Daily brief: Gates in Pakistan to discuss new anti-Taliban military operations
Wonk Watch: New York University’s Center on Law and Security has released the definitive look at nearly 1,000 post-9/11 federal terrorism cases, finding that the overall conviction rate for prosecutions involving any kind of terrorism charges is 89 percent. The full report is available here (CLS-pdf). Common enemies As U.S. Defense Secretary Robert Gates is ...
Wonk Watch: New York University's Center on Law and Security has released the definitive look at nearly 1,000 post-9/11 federal terrorism cases, finding that the overall conviction rate for prosecutions involving any kind of terrorism charges is 89 percent. The full report is available here (CLS-pdf).
Wonk Watch: New York University’s Center on Law and Security has released the definitive look at nearly 1,000 post-9/11 federal terrorism cases, finding that the overall conviction rate for prosecutions involving any kind of terrorism charges is 89 percent. The full report is available here (CLS-pdf).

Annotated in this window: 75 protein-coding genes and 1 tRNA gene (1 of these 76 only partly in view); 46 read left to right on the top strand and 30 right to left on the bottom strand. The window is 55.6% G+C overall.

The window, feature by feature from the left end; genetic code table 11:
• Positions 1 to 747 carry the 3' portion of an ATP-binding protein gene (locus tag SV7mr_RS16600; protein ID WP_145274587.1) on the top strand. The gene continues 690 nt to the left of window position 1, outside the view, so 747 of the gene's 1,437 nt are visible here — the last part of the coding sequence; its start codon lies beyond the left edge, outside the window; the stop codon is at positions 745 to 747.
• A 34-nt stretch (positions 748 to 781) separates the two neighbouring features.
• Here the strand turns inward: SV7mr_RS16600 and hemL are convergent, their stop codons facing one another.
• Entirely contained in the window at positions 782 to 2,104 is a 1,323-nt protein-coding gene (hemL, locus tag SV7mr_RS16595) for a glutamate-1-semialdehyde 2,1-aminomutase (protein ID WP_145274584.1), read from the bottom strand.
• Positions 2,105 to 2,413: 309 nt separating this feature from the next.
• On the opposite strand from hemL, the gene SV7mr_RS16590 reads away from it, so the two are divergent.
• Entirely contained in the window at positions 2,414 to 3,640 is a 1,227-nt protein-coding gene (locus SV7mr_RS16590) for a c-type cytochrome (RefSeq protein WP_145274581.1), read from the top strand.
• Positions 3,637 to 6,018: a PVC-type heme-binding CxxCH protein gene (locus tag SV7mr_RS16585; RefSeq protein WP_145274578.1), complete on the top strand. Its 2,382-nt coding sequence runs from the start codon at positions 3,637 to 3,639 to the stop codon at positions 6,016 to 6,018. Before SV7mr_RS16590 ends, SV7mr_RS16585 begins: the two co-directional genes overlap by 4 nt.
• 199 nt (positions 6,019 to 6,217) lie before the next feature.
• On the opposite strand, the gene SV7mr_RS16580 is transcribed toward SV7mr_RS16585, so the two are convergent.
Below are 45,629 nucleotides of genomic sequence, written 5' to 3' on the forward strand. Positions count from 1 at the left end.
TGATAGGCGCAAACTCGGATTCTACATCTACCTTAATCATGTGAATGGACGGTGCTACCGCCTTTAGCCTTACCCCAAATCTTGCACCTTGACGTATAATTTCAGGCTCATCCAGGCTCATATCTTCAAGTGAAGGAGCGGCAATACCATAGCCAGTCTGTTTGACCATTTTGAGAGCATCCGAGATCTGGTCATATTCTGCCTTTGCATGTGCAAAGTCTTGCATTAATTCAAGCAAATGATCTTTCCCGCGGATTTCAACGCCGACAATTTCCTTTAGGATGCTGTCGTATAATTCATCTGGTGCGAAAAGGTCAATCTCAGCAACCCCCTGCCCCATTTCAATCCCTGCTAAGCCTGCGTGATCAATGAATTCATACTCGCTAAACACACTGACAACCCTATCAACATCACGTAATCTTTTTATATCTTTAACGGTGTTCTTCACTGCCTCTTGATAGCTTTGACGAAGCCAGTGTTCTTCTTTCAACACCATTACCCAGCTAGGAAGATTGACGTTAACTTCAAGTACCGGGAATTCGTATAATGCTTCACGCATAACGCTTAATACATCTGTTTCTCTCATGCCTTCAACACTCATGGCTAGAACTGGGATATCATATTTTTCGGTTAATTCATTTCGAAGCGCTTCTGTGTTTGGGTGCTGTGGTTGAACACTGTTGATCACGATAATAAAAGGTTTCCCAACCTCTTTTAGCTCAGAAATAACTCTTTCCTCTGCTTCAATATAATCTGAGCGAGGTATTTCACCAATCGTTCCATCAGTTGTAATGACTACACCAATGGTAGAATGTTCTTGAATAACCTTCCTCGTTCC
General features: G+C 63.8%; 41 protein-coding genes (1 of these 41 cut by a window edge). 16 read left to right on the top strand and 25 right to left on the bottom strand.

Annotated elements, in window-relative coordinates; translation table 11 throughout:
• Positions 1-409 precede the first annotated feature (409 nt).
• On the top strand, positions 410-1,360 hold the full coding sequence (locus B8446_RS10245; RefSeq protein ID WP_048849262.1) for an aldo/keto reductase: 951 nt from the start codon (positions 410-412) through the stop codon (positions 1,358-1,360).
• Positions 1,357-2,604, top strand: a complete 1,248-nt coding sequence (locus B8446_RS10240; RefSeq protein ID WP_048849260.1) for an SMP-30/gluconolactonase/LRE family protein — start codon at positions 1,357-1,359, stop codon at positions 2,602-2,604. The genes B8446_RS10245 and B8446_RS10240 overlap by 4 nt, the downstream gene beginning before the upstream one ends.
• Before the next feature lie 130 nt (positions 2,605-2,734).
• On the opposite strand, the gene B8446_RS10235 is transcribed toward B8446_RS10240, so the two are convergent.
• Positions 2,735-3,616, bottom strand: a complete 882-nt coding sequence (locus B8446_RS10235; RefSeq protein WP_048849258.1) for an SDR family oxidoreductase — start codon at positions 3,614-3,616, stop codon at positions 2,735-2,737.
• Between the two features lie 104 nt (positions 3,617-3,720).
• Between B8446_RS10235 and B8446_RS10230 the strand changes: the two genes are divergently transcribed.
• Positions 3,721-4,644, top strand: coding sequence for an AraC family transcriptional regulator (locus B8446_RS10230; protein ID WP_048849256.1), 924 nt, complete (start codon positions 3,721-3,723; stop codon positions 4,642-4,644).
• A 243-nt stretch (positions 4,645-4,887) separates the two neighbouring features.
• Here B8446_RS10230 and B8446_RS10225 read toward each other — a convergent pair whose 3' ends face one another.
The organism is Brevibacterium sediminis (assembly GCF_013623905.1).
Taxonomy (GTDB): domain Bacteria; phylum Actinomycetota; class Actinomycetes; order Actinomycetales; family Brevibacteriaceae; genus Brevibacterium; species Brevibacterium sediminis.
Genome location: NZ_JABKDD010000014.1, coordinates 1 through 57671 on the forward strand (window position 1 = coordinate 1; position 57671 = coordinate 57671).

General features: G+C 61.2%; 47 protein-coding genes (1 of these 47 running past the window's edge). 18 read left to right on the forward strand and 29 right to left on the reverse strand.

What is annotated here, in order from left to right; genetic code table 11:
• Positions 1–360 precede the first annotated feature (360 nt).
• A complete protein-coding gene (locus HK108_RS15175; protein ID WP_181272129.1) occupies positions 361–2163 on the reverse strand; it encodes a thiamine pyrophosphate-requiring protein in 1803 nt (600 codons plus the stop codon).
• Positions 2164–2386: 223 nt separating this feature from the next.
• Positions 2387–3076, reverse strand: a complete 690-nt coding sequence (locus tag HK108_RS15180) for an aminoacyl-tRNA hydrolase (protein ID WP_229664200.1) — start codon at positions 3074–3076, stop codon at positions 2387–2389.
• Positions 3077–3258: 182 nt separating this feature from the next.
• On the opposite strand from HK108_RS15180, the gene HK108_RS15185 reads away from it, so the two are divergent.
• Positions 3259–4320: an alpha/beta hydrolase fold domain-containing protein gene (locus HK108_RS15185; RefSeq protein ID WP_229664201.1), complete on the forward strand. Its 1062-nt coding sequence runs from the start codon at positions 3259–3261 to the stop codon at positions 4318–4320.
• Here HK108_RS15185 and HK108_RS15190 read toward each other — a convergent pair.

As U.S. Defense Secretary Robert Gates is visiting Pakistan for the first time in three years to encourage greater cooperation between Washington and Islamabad and ask what the country’s plans are for a possible military offensive against extremists in the tribal region of North Waziristan, a Pakistani Army spokesman said any action there would not happen in the next 12 months, citing the Pakistani government’s desire to consolidate current gains (BBC, AP, WSJ, Reuters, NYT, Bloomberg, FT, Dawn, Wash Post). Gates wrote in today’s News, a leading Pakistani newspaper, that "The Pakistani Taliban operates in collusion with both the Taliban in Afghanistan and Al Qaeda, so it is impossible to separate these groups" (The News). Gates is scheduled to meet with several Pakistani leaders, including President Asif Ali Zardari, who, after a politically shaky few months, appears to have survived in power (NYT).